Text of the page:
College admissions cheating case heads to jury

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A federal jury is set to begin deliberations Thursday in the Varsity Blues college admissions case, following a nearly four-week criminal trial for two parents accused of committing fraud and bribery to get their children admitted to the University of Southern California as recruited athletes.

Prosecutors and defense lawyers made closing arguments in the U.S. District Court in Boston on Wednesday, in the first trial in a nationwide scandal that highlights the extreme anxiety around admissions to selective U.S. universities.

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Prosecutors aimed to persuade jurors that defendants John Wilson and Gamal Abdelaziz, unwilling to settle for an uncertain path for their teens, conspired with a corrupt California college counselor, William "Rick" Singer, who offered a guarantee: In exchange for payments, he would get the teens tagged as recruited athletes, even if they weren’t star players. Several coaches have pleaded guilty to taking bribes from Mr. Singer; two others and a USC administrator are slated for trial in the coming months.

Assistant U.S. Attorney Stephen Frank told jurors Wednesday the defendants knew the money they gave Mr. Singer was to be used as a bribe, whether or not they understood every detail of the plan. Mr. Frank replayed recorded conversations, introduced during the trial, between Mr. Singer and a number of his clients.

He played the audio clips, he said, "So that you the jury would be able to hear these defendants in their own words scheming to trade money for recruitment spots."

Defense attorneys argued that Mr. Singer conned their clients, created the athletic profiles behind their backs and that the businessmen believed they were making lawful donations via Mr. Singer’s foundation.

Prosecutors called 14 witnesses in their case against Mr. Abdelaziz, a former casino executive, and Mr. Wilson, a private equity financier and former Staples and Gap Inc. executive.

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Brian Kelly, Mr. Abdelaziz’s lawyer, said his client "never agrees with Rick Singer to bribe anyone and never agrees to commit fraud."

Mr. Wilson acted in good faith and thought he was dealing with a trusted college adviser, said his lawyer, Michael Kendall.

Forty-seven defendants have pleaded guilty or agreed to do so in Varsity Blues, which emerged in 2019. Mr. Singer has admitted to conspiring with parents and others to fix SAT and ACT scores and to bribe coaches at schools including USC, Stanford, Georgetown, and Yale universities to sneak applicants in through athletics.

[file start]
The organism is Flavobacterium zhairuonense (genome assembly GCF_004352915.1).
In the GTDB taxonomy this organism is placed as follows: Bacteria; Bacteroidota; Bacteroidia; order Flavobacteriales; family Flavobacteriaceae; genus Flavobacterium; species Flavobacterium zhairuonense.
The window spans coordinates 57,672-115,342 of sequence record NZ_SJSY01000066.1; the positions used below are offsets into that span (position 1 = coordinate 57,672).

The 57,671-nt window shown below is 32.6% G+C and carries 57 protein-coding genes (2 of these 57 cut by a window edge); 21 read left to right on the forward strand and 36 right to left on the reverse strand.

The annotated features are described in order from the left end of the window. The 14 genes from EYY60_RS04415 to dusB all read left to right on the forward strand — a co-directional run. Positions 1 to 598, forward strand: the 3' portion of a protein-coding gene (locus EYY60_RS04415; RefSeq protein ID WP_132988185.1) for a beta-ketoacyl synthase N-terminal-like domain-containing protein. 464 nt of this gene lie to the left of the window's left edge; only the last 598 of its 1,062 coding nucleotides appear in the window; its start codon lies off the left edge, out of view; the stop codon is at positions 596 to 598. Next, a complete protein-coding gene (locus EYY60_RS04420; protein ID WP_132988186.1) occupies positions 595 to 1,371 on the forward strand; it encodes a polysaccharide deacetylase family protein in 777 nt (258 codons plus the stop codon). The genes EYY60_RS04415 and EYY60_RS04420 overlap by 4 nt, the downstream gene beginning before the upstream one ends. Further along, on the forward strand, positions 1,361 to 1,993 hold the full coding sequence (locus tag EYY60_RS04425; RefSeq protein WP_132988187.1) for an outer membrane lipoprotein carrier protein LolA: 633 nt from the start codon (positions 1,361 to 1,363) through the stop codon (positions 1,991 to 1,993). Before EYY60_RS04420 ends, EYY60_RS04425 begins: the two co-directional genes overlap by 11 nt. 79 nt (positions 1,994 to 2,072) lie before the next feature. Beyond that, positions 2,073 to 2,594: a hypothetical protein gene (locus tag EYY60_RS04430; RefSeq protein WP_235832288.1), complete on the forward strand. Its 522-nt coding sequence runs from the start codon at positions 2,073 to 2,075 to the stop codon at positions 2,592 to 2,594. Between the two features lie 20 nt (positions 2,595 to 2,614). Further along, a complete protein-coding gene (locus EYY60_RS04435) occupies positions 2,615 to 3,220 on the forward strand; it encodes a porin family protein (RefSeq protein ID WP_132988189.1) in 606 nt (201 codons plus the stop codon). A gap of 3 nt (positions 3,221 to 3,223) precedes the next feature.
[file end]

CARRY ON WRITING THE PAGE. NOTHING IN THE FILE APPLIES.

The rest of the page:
Eight others, including Messrs. Abdelaziz and Wilson, have maintained their innocence.

Private equity firm founder John Wilson (C), who is charged with participating in a scheme to pay bribes to fraudulently secure the admission of his children to top schools, arrives at federal court where closing arguments are scheduled in the first (Reuters Photos)

Prosecutors said Mr. Abdelaziz paid $300,000 and conspired with Mr. Singer in 2017 to get Mr. Abdelaziz’s daughter, Sabrina, into USC as a basketball recruit, though she didn’t make her high-school varsity team. She went to USC but didn’t play.

They accused Mr. Wilson of paying a total of more than $1.5 million to work with Mr. Singer to get his son, Johnny, flagged as a USC water polo recruit and again years later to help his twin daughters land spots as sailors elsewhere. Johnny Wilson got into USC and quit the water polo team after his first semester. The alleged scheme was uncovered before the twins finished high school.

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During the trial, an FBI agent testified that falsified athletic profiles were found in email accounts the defendants used. Both defense lawyers insisted their clients never saw the emails.

In his rebuttal at the end of closing arguments, Mr. Frank told the jury that it wasn’t plausible. "These two men on opposite sides of the world. They both missed the exact same email," he said. "Think about the chances."

Among calls prosecutors replayed Wednesday was one from October 2018 in which Mr. Singer, by then a government cooperator, told Mr. Abdelaziz that Mr. Singer’s foundation was being audited. Mr. Singer used that cover story to get a number of parents talking on the recorded line.

"I’m not going to tell the IRS anything about the fact that your $300,000 was paid to Donna Heinel at USC to get Sabrina into school even though she wasn’t a legitimate basketball player at that level," Mr. Singer said. "You’re ok with that, right?" (Ms. Heinel has pleaded not guilty to participating in Mr. Singer’s scheme.)

"Of course," Mr. Abdelaziz responded on the call.

Mr. Kelly, Mr. Abdelaziz’s attorney, said the calls were "setup tapes" meant to frame his client.

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Attorneys for both men focused during the trial on Mr. Singer’s mixing of words like "donation" and "payments" in his communication with parents.

Mr. Kendall called witnesses who said Johnny Wilson practiced with the USC team, an effort to rebut testimony to the contrary by a USC assistant water polo coach.

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